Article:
I’ve gotten the sense lately that employers that are hiring are doing so more quietly than they were even a year or so ago. The unemployment figures are still higher than they were a few years ago. The reporters keep touting how we handle tough economic times. The myriad of expensive political ads are all talking about creating jobs. Is it that employers that are hiring are almost embarrassed to be bucking the tide? Or are they afraid that they’ll see such a slew of unqualified candidates come down the pike that they are afraid to open the gates?I’ve been in and around the recruitment field in Colorado for many more years than I care to admit. There are ebbs and the flows. I’ve seen unemployment figures drop below 3% and rise well above 9%. We are at the higher end of the spectrum, yet employers ARE still hiring.

We speak every day with companies that have opportunities listed on their website, advertised with employment websites, are holding their own open house recruiting events, and more. These are all tactics to hire the current job openings. In many cases, these tactics have replaced the weekly classified ads.

Using the analogy that recruiting is like fishing, a human resources friend of mine referred to this as “pole” versus “net” recruiting. With “pole” recruiting, we wait until there is a need (we need to eat fish for dinner tonight), then we dip the bait in the water (place an ad). “Net” recruiting, on the other hand, takes a look at the long term (we need to eat for the winter). Let’s gather a group of fish (candidates) that we might like. Get them interested and bring them into our net. Then our pond is essentially smaller and we have a greater chance later of catching the one we want, when we want it, with our “pole.” The “pole” still works. It just works faster and more efficiently.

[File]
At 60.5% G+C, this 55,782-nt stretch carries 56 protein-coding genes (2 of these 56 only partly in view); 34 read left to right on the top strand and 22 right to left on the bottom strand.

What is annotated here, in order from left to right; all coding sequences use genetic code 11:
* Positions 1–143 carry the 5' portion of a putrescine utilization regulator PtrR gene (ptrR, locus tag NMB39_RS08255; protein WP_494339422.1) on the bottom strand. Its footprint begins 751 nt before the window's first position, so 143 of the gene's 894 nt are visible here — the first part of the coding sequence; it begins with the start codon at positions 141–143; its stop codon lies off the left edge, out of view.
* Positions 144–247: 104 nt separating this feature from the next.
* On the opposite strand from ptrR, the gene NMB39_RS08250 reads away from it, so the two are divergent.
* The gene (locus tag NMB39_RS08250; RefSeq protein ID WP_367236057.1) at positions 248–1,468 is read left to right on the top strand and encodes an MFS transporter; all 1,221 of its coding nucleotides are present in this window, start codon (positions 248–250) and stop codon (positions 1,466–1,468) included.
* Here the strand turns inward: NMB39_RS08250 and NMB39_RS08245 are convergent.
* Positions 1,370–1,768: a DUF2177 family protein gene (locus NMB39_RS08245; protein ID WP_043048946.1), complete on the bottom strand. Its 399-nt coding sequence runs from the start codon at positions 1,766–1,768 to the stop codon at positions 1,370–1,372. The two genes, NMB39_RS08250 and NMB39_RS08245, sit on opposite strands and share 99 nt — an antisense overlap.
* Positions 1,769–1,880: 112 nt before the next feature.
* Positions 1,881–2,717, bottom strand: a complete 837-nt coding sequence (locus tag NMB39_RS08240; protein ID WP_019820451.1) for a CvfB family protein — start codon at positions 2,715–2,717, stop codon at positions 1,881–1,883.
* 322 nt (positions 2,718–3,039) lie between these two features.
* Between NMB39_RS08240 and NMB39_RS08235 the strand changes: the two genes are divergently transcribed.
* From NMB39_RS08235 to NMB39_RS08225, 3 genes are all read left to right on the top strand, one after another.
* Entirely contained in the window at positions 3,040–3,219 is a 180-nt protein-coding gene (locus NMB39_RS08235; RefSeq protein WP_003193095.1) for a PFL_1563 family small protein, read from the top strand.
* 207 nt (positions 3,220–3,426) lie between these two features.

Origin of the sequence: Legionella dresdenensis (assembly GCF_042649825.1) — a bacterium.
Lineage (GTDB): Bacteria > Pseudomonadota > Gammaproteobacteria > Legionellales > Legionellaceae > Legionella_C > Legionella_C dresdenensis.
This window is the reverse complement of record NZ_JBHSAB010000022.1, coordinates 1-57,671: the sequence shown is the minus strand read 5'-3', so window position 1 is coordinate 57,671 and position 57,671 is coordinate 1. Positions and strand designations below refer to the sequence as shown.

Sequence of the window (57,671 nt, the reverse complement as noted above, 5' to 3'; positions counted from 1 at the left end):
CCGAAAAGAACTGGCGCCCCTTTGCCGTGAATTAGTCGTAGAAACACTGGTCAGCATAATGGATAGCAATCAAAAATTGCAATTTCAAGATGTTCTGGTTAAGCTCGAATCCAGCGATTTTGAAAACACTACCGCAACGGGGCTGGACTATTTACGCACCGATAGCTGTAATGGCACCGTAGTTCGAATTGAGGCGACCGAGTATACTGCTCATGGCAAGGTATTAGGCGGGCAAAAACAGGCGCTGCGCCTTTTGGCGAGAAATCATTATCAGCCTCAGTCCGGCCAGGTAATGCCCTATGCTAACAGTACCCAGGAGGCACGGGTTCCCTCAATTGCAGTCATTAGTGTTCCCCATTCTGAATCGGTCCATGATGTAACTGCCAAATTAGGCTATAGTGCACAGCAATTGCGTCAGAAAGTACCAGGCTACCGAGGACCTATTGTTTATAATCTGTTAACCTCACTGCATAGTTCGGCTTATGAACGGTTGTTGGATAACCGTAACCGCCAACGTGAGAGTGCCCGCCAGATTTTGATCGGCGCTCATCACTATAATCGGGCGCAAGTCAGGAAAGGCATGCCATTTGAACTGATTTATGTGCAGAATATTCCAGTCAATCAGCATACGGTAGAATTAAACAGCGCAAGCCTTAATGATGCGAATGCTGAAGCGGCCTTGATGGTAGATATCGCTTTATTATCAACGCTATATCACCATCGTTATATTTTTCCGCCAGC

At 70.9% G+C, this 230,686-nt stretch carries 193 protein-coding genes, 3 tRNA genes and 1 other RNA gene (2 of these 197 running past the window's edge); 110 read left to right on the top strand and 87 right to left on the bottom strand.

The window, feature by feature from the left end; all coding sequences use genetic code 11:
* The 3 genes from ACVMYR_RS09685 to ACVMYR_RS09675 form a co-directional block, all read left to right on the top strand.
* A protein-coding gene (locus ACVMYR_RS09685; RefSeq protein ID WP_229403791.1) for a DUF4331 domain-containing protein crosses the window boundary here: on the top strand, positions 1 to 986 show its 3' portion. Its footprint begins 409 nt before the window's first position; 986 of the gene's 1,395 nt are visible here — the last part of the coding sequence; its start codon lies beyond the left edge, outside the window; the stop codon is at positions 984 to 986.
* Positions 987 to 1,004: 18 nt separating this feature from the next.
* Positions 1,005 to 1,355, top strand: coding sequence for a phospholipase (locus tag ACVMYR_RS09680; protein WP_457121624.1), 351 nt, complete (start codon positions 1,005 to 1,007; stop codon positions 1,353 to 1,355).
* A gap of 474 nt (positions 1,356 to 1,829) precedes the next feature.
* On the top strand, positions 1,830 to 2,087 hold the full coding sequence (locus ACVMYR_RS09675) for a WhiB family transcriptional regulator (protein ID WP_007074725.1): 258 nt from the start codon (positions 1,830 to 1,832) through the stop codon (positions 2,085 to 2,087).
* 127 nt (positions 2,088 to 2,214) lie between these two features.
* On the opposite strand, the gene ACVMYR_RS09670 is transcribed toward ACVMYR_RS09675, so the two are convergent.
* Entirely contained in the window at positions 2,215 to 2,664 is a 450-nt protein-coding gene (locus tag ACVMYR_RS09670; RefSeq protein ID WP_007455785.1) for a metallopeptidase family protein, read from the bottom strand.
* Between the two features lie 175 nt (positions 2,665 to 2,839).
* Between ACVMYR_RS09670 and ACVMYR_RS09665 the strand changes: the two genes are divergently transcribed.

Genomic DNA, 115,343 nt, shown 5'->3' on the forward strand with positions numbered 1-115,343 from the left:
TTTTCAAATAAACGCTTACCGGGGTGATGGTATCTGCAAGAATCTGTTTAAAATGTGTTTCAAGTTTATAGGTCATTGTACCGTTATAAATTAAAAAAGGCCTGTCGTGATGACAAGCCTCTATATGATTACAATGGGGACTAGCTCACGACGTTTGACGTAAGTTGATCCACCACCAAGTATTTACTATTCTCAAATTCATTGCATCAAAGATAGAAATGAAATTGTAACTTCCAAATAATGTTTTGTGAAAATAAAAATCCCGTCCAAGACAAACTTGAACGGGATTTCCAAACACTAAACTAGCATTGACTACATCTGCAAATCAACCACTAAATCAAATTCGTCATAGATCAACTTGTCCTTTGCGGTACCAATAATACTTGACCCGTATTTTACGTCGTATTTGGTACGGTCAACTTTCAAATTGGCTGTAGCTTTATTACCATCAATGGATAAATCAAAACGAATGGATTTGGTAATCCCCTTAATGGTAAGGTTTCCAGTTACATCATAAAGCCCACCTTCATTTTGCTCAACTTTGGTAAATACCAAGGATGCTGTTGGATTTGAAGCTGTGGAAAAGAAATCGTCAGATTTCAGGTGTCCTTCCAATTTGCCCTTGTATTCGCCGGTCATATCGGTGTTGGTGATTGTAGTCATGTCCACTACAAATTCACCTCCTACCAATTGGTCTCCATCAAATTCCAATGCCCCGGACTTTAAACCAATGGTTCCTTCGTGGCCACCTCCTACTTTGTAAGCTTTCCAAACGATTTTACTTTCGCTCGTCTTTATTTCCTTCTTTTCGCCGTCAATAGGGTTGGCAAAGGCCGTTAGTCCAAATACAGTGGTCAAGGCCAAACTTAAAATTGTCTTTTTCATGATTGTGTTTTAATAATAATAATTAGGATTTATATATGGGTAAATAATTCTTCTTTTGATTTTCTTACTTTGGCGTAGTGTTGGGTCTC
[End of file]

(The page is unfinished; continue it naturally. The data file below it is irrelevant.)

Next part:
Building a recruitment strategy includes both a “net” vision and “pole” tactics. The “net” vision means speaking up. Step out. Buck the tide. Open the flood gates and let the fish swim on in. (And whatever other clichés we can throw at it.) The strategies include doing more branding through the corporate career site, job boards, social media, search engine optimization, and more. Companies should be continually doing “net” recruiting, whether or not they are hiring today.  That means gathering and attracting candidates that are interested in joining the organization at some point.  That might be today.  That might be during their NEXT transition.  The “net” effect is that the number of candidates do go up.

“Whoa! But we don’t need MORE candidates, we need BETTER candidates,” is a common concern. The reality is that the better candidates are there hiding in the “net.” They have developed a relationship with the organization even more applying to an open job.  The “pole” tactics allow us to use technology to wade through and find the best of the best. That means we can expand the content in our corporate career center to encourage the RIGHT candidates to apply. We have gathered a group of qualified candidates that we can proactively reach out to via email, text, or phone.  We can show job seekers what it’s REALLY like to work for us through video. Take a few extra minutes to write a job advertisement that says not only what we want for experience, but WHO would best fit. Use the tactics to hone in. Open the flood gates, then use finer and finer tools to catch the right minnows.

Shhhhhhhhh…. I’m hiring? No! Forget that. SHOUT it in good times and bad.  A strong recruitment strategy will take advantage of an increased candidate flow to cast that wider net.

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